PNS Taimur is also expected to conduct a naval exercise with the Sri Lanka Navy in western seas on its departure on 15th August.

Meanwhile, PNS Tughril, an identical warship belonging to the Pakistan Navy, arrived in Sri Lanka on an official visit on 13th December 2021 and conducted a successful naval exercise with SLNS Sindurala off the western coast on 16th December. Naval exercises of this nature with regional navies will enable each partner to overcome common maritime challenges in the future, through enhanced cooperation.

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Stalin reads riot act to govt. over proposal to allow schoolchildren to work part time

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By Rathindra Kuruwita

The Alliance of Trade Unions and Mass Organisations yesterday warned that the government’s decision to allow schoolchildren, between the ages of 16 and 20, to work part time, would have disastrous consequences.Addressing the media on 11 Aug., General Secretary of the Ceylon Teachers’ Union, Joseph Stalin, said that the government was planning to amend laws, allowing schoolchildren to work in the private sector for 20 hours a week.

“Now, this may look like a progressive idea. A lot of families are

struggling and if another family member can chip in, it would be a great help. I am sure a lot of children feel the same way. It is also true that there may be children who will find great jobs and horn their skills,” he said.However, these proposals have come at a time when education is in crisis and the schools are on the verge of collapse.

“During the last two and a half years, most children have learnt nothing. But children who go to elite schools are doing better. These schools have systems in place, but most others don’t. Children who do not go to tier one schools have suffered and most children who do not go to such elite schools will not find part time work that will prepare them for the jobs of the future,” he said. “It’s not easy to balance school work with vocation training, especially physically intensive work. Most people will drop out and social mobility will further stagnate. Fix the education system first and create a more level playing field,” Stalin said.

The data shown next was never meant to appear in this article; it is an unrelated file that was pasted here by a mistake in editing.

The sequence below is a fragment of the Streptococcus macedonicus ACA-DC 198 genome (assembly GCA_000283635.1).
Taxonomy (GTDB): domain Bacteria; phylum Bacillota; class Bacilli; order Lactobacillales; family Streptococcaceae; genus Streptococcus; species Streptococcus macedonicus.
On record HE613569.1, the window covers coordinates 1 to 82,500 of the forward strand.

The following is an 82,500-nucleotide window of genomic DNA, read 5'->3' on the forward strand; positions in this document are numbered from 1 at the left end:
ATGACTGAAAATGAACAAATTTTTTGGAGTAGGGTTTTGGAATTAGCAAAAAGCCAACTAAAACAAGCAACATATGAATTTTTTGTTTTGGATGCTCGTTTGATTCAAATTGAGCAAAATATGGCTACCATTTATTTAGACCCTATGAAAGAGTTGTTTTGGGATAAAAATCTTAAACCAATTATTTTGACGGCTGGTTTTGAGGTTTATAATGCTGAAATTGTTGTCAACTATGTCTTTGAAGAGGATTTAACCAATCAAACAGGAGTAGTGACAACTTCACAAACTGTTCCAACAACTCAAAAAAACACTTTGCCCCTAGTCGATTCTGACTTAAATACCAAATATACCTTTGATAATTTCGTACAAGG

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Harsha: Will RW use Emergency to steamroller his economic reforms?

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By Saman Indrajith

SJB MP Harsha de Silva yesterday asked President Ranil Wickremesinghe whether the latter was planning to use Emergency powers to suppress the people who might oppose his economic reform agenda.

“It is being asked why the government wants to continue the State of Emergency. The anti-government protesters have gone home. There is no unrest. There are those who say that the President wants to keep the Emergency laws to carry out economic reforms. Does that mean the President will use these laws to scare people into submission if they do not accept his economic reforms? I don’t think people can be intimidated. I want the President to answer this question,” he said.

MP de Silva said that the government did not have public support and that it was obvious that the spectre of the Rajapaksas was haunting the government.

“I agree that Wickremesinghe was appointed constitutionally. We have to work within the Constitution. However, the 134 votes he received on 20 July were not realistic. They have managed to manipulate the Constitution, but the government doesn’t have the support of the people. The problem is can the government win the support of the people,” he said.The SJB lawmaker added that Sri Lanka needed to restructure its debt. However, the country had not even started the process.

“One of the consultants we hired, Lazard, says that we have to start with China because it is new to debt restructuring. But we have not done so. Not only that, we have in fact started a diplomatic issue with China. What’s the front page news today? Can this government solve this sensitive international issue? Can it carry out the necessary economic reforms?” he asked.

MP de Silva said that the government had to work with the people and that it had to be honest with them. The government needed to present a common programme on which an all party government could be established.

“In 2020, we said that the government was on the wrong path and that we needed to seek IMF assistance. The government didn’t listen. We need an all-party programme to go before the IMF and get a decent deal. Today, I present to Parliament an economic recovery plan we have prepared. When we decided to throw our weight behind SLPP MP Dullas Alahapperuma, I was entrusted with the task of making an economic plan. We have run it through experts too. I ask the MPs to look at this and suggest improvements.”